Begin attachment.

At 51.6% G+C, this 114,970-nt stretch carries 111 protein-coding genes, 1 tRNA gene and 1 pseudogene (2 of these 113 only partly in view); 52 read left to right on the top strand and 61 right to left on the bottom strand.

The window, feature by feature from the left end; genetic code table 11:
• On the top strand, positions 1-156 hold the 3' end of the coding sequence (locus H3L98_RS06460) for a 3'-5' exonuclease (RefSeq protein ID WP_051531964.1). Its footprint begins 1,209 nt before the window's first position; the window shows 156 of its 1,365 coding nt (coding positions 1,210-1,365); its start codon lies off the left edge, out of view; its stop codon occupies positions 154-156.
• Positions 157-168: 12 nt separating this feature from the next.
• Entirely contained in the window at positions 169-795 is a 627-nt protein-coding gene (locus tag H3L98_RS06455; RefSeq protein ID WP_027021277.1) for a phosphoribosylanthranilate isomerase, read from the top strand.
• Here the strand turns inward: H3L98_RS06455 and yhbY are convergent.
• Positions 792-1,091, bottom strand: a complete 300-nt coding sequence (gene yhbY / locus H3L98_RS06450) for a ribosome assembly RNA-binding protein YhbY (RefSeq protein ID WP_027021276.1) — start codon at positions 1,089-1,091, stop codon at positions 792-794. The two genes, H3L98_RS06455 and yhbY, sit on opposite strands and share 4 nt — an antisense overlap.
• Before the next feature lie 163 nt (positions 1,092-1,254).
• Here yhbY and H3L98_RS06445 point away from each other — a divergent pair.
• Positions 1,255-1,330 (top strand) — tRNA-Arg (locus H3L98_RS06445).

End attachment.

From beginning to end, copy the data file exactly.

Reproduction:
At 51.6% G+C, this 114,970-nt stretch carries 111 protein-coding genes, 1 tRNA gene and 1 pseudogene (2 of these 113 only partly in view); 52 read left to right on the top strand and 61 right to left on the bottom strand.

The window, feature by feature from the left end; genetic code table 11:
• On the top strand, positions 1-156 hold the 3' end of the coding sequence (locus H3L98_RS06460) for a 3'-5' exonuclease (RefSeq protein ID WP_051531964.1). Its footprint begins 1,209 nt before the window's first position; the window shows 156 of its 1,365 coding nt (coding positions 1,210-1,365); its start codon lies off the left edge, out of view; its stop codon occupies positions 154-156.
• Positions 157-168: 12 nt separating this feature from the next.
• Entirely contained in the window at positions 169-795 is a 627-nt protein-coding gene (locus tag H3L98_RS06455; RefSeq protein ID WP_027021277.1) for a phosphoribosylanthranilate isomerase, read from the top strand.
• Here the strand turns inward: H3L98_RS06455 and yhbY are convergent.
• Positions 792-1,091, bottom strand: a complete 300-nt coding sequence (gene yhbY / locus H3L98_RS06450) for a ribosome assembly RNA-binding protein YhbY (RefSeq protein ID WP_027021276.1) — start codon at positions 1,089-1,091, stop codon at positions 792-794. The two genes, H3L98_RS06455 and yhbY, sit on opposite strands and share 4 nt — an antisense overlap.
• Before the next feature lie 163 nt (positions 1,092-1,254).
• Here yhbY and H3L98_RS06445 point away from each other — a divergent pair.
• Positions 1,255-1,330 (top strand) — tRNA-Arg (locus H3L98_RS06445).